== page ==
I’ve recently encountered a Trojan Horse program called SecurityTool that has a very convincing friendly facade. When I first saw it, I thought that it was a legitimate antivirus program / firewall, similar to Norton 360. It seems to scan your PC and discover infections. It disables all user programs except itself “for your protection” and hijacks the web browser to point the user to a web page where it attempts to have the user buy a program that will “fix” his/her computer. It’s essentially ransomware. Please don’t enter your credit card number when this program is active — who knows who will then capture your credit card info?!
It looks like this originated from the same evil geniuses who created PC Antispyware 2010: http://russbellew.spaces.live.com/Blog/cns!D5F86162D2CCCC87!495.entry
Here are simple instructions to remove SecurityTool: http://www.2-spyware.com/remove-security-tool.html. I’ve found that the folder that contains the SecurityTool executable may have a different name than the one referred to within the article. You may have luck discovering its folder’s name by booting into Safe Mode (press F8 at startup) and running msconfig.exe to examine the startup group. The SecurityTool executable file is easily identifiable because it will probably be the only startup group executable file that’s located in a subdirectory beneath Documents and Settings.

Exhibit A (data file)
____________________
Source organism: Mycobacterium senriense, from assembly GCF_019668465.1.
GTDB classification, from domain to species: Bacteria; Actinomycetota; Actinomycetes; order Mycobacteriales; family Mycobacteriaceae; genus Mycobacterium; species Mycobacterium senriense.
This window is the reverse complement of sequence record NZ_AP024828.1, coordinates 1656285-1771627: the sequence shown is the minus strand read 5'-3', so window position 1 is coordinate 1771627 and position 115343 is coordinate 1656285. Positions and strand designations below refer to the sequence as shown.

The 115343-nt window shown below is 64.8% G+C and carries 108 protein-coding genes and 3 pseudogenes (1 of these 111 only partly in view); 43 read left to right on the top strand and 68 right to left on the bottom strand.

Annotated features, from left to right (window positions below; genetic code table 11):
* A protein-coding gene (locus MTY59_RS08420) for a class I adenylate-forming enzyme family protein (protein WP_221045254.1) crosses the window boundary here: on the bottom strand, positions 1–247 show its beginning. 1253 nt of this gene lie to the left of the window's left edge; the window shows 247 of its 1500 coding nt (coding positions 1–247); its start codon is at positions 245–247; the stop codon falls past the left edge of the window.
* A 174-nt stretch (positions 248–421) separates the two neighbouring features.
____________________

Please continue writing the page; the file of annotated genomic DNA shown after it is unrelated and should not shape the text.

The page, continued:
I’ve used a different removal procedure. I physically remove the infected PC’s hard drive, and temporarily hang that hard drive as a slave from a known clean PC, and then (step1) use the clean PC to scan the infected hard drive. AVG 8.5 will detect and remove the offending executable files. This method treats the registry as just another set of files, so after returning the hard drive to the infected PC, you’ll need to scan it. When you’re done, you will probably be left with a vestigial item in the startup group. To avoid this, note what was removed in step 1 and remove any reference to it within the startup group. (Use either msconfig.exe or SpyBot Search & Destroy in Advanced / Tools / Startup to do this.)
Increasingly, I find myself routinely removing infected hard drives from victims’ PCs to scan them on clean PCs. Otherwise, I’m trying to clean an infected PC with an infected PC.